Payday Lenders – Predators or Saviors?

Payday Lenders Serve The Financially Inept

One of the fastest growing lending businesses in the country has been “payday lending”.  Without the hassle of a credit check or application, a payday lender will give an employee a cash advance to carry him over to his next paycheck.  There has been huge consumer demand for payday loans as reflected by the growth of  payday storefronts to 25,000 today from zero in 1990.  Convenient locations and quick easy cash entice consumers to take a one week loan on a $300 paycheck for a $50 fee.

Payday lenders argue that the credit losses, overhead costs and the complexity of  administering millions of small loans require them to charge high fees to stay in business.   When Pennsylvania capped interest based fees on payday loans, the payday lenders disappeared from the State.

Responsible Lending.org has characterized payday lending as predatory and forcing borrowers into a vicious cycle where each loan is paid off with another loan resulting in huge fees to the borrower.  Effective annual interest rates can exceed 800%.

A full three quarters of loan volume of the payday lending industry is generated by borrowers who, after meeting the short-term due date of the loan, must re-borrow before their next pay period

Repeat borrowing of what is marketed as a short-term loan of a few hundred dollars has long been documented, but this report verifies for the first time how quickly most payday lending customers must turn around and re-borrow after paying off their previous loan.

Payday lenders generate loan volume by making a payday loan due in full on payday and charging a sizeable fee—now nearly $60 for an average $350 loan. This virtually guarantees that low-income customers will experience a shortfall before their next paycheck and need to come right back in the store to take a new loan. This churning accounts for 76 percent of total loan volume, and for $20 billion of the industry’s $27 billion in annual loan originations.

Payday lenders argue that they are lenders of last resort and provide vital credit that cannot be obtained elsewhere.  If payday lenders cease operating, how would those who had relied on the payday loan get by?

North Carolina provides an example of how consumers fared after payday lending was closed in 2006.   Here are the results of a study done by the Center for Community Capital:

Researchers concluded that the absence of storefront payday lending had no significant impact on the availability of credit for households in North Carolina.  The vast majority of households surveyed reported being unaffected by the end of payday lending.  Households reported using an array of options to manage financial shortfalls, and few are impacted by the absence of a single option  – in this case, payday lending.

More than twice as many former payday borrowers reported that the absence of payday lending has had a positive rather than negative effect on their household.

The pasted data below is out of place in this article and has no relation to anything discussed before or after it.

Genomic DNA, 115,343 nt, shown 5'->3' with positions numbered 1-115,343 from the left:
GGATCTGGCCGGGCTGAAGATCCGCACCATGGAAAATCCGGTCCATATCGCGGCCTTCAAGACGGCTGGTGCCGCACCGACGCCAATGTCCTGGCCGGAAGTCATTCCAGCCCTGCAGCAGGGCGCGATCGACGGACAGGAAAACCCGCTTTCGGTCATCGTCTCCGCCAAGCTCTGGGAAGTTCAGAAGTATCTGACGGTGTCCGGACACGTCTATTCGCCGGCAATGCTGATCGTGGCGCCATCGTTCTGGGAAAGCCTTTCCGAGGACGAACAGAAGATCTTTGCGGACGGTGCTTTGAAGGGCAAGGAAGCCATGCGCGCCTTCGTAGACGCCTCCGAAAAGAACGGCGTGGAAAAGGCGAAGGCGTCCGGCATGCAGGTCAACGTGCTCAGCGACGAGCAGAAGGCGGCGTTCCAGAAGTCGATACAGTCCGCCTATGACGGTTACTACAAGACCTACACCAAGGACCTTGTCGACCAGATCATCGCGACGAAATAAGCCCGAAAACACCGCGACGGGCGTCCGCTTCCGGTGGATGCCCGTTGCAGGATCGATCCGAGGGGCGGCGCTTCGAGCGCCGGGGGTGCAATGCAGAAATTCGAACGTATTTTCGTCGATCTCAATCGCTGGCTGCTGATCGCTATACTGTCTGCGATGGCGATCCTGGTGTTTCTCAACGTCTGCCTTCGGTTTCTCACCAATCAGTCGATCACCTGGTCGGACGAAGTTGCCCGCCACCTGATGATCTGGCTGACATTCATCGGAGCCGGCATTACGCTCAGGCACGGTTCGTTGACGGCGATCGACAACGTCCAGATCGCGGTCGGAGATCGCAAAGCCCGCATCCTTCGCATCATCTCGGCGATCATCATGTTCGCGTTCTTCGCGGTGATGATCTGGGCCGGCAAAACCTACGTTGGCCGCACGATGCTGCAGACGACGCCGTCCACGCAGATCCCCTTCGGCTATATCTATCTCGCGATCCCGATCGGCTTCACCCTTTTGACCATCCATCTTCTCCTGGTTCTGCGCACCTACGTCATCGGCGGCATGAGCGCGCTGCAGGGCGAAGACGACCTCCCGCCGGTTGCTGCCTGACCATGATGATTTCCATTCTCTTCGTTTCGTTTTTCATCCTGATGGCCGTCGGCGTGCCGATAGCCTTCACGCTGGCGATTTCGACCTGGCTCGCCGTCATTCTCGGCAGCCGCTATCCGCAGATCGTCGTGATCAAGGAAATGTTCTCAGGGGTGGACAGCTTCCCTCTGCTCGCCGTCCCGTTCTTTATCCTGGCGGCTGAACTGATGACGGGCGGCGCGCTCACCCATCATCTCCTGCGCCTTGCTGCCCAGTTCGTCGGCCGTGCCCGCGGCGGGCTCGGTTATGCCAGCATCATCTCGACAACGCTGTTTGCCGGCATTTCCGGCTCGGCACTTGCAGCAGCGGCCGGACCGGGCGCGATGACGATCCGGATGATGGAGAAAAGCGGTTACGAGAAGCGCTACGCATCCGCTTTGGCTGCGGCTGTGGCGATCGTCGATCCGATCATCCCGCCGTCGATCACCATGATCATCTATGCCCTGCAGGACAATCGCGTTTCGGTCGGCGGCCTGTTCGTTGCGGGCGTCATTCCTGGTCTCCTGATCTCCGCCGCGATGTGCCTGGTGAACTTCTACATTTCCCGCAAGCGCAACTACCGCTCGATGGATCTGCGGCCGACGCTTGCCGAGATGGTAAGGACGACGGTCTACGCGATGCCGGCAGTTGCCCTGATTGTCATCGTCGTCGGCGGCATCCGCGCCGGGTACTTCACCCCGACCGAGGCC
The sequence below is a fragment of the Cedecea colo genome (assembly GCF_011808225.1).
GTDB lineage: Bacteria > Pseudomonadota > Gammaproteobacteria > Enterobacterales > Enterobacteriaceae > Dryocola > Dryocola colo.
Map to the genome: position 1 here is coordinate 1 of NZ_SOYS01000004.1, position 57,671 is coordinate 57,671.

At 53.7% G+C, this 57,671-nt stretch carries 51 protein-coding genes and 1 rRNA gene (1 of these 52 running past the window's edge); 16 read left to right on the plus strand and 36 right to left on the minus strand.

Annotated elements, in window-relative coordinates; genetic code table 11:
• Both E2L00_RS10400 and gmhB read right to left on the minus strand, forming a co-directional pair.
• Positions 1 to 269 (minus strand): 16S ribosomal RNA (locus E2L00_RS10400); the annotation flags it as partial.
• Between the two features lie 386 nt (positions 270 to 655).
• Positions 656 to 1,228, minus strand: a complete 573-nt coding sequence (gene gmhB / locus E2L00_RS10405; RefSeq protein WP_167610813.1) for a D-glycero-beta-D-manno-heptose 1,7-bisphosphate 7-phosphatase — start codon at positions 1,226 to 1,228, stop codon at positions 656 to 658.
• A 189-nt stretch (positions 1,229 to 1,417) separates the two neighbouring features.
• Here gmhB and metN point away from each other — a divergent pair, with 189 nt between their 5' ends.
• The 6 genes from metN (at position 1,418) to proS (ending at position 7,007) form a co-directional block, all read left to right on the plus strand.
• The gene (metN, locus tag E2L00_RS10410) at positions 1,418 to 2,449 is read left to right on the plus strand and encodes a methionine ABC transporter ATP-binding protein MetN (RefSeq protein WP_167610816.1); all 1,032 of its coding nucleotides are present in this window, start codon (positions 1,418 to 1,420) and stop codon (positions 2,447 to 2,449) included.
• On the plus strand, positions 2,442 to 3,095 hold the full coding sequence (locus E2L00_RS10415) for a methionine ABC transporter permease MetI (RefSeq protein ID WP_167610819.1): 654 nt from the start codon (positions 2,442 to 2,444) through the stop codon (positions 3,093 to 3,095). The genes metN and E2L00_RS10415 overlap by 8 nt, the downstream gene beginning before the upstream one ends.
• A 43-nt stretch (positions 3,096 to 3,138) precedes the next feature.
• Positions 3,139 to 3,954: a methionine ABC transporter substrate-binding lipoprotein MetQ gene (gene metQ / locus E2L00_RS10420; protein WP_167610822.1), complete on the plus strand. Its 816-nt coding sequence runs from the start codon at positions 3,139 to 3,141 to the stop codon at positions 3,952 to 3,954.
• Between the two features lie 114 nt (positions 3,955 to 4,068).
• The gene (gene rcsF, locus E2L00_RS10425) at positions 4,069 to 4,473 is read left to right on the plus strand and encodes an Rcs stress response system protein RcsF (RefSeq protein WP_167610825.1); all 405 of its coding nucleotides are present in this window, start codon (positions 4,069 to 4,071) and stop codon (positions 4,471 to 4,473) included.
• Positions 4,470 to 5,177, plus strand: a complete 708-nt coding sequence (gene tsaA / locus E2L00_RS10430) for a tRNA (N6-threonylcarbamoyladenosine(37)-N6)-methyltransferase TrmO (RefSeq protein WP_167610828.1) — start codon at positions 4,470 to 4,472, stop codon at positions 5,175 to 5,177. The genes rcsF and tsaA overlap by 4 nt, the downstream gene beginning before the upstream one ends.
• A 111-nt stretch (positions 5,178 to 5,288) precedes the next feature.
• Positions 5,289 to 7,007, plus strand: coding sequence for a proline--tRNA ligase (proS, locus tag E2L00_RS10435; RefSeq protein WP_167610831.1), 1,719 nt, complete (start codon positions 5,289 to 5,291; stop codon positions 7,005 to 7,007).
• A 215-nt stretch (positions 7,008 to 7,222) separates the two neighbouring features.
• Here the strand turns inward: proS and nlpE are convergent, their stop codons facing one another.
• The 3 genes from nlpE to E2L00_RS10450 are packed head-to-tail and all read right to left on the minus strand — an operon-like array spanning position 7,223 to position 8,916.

Payday borrowers gave first-hand accounts of how payday loans are easy to get into but a struggle to get out of.

Nearly nine out of ten households surveyed think that payday lending is a bad thing.

As was the case with aggressive no income and sub prime mortgage lending, many people will borrow money despite onerous fees and high rates.   Financially desperate consumers giving up 15% of their next paycheck to have money a week early are clearly not helping their financial situation.  The government cannot prevent people from making foolish financial decisions, but in the case of payday lending,  tougher regulation seems necessary to protect the financially inept.

Ironically, despite the high fees charged by payday lenders,  it turns out that investors fared no better than the payday borrowers.  Earnings have generally been trending downwards and stock prices have declined significantly.  New State or Federal fee restrictions on the payday lending industry would crush loan growth and profits.  Investors in QCCO and AEA are likely to face continued disappointing returns.

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Disclosures:  No positions.

2 Responses to “Payday Lenders – Predators or Saviors?”

  1. This is Obama’s new plan, called “pay as you go”, just packaged in an alternate way.

    With the Fed bleeding losses on its balance sheet, how different is our experience to that of those forced to take on these monster 425% loans? Or whatever it is. Why does our government have strict restrictions on military “employee” use of these types of loans but not others?

    Bah.

  2. Interesting. Deals that are so stupid that BOTH the borrower and lender get burned. But the beat goes on.

    As for CIT (another story here), it looks like they’ve gotten themselves the corporate equivalent of a payday loan.

    CIT Hit With Interest Rate More Than 25 Times Libor
    http://www.bloomberg.com/apps/news?pid=20601087&sid=aiJwhWb4QleU

    ‘Don Corleone Financing’

    “This is called Don Corleone financing,” Egan said, referring to the patriarch in the organized-crime family depicted in the 1972 film, “The Godfather.” “You can’t lose money on this deal.”

    Outside of the “urban underworld,” Egan, 52, said he couldn’t recall seeing a loan backed by as much collateral that paid interest rates so high. “These terms would make a pawn-shop operator blush.”

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